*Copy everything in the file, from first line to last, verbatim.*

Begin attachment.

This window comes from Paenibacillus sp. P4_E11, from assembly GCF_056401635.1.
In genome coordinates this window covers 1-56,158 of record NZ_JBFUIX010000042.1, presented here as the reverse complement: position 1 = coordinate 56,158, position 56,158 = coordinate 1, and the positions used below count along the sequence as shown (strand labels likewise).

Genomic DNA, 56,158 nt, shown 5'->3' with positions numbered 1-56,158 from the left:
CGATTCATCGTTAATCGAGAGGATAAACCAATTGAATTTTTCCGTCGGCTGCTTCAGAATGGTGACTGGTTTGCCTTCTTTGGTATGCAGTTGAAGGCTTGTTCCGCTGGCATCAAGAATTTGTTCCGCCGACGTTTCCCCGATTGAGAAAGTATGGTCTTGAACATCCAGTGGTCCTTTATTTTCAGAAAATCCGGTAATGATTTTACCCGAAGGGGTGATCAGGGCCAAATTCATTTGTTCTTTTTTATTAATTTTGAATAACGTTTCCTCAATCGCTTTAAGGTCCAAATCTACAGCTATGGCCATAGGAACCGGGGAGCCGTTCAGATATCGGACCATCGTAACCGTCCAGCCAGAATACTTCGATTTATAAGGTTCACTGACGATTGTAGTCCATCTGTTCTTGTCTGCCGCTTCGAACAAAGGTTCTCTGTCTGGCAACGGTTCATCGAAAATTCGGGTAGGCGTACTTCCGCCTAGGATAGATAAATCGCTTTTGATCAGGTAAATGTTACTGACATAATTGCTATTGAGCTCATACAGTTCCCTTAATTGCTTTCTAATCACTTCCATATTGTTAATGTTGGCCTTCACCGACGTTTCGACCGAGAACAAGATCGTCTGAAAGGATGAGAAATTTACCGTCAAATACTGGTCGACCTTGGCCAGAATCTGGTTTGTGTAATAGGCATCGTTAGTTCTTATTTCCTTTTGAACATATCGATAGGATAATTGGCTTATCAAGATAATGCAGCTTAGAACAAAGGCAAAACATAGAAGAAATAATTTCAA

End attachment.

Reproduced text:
This window comes from Paenibacillus sp. P4_E11, from assembly GCF_056401635.1.
In genome coordinates this window covers 1-56,158 of record NZ_JBFUIX010000042.1, presented here as the reverse complement: position 1 = coordinate 56,158, position 56,158 = coordinate 1, and the positions used below count along the sequence as shown (strand labels likewise).

Genomic DNA, 56,158 nt, shown 5'->3' with positions numbered 1-56,158 from the left:
CGATTCATCGTTAATCGAGAGGATAAACCAATTGAATTTTTCCGTCGGCTGCTTCAGAATGGTGACTGGTTTGCCTTCTTTGGTATGCAGTTGAAGGCTTGTTCCGCTGGCATCAAGAATTTGTTCCGCCGACGTTTCCCCGATTGAGAAAGTATGGTCTTGAACATCCAGTGGTCCTTTATTTTCAGAAAATCCGGTAATGATTTTACCCGAAGGGGTGATCAGGGCCAAATTCATTTGTTCTTTTTTATTAATTTTGAATAACGTTTCCTCAATCGCTTTAAGGTCCAAATCTACAGCTATGGCCATAGGAACCGGGGAGCCGTTCAGATATCGGACCATCGTAACCGTCCAGCCAGAATACTTCGATTTATAAGGTTCACTGACGATTGTAGTCCATCTGTTCTTGTCTGCCGCTTCGAACAAAGGTTCTCTGTCTGGCAACGGTTCATCGAAAATTCGGGTAGGCGTACTTCCGCCTAGGATAGATAAATCGCTTTTGATCAGGTAAATGTTACTGACATAATTGCTATTGAGCTCATACAGTTCCCTTAATTGCTTTCTAATCACTTCCATATTGTTAATGTTGGCCTTCACCGACGTTTCGACCGAGAACAAGATCGTCTGAAAGGATGAGAAATTTACCGTCAAATACTGGTCGACCTTGGCCAGAATCTGGTTTGTGTAATAGGCATCGTTAGTTCTTATTTCCTTTTGAACATATCGATAGGATAATTGGCTTATCAAGATAATGCAGCTTAGAACAAAGGCAAAACATAGAAGAAATAATTTCAA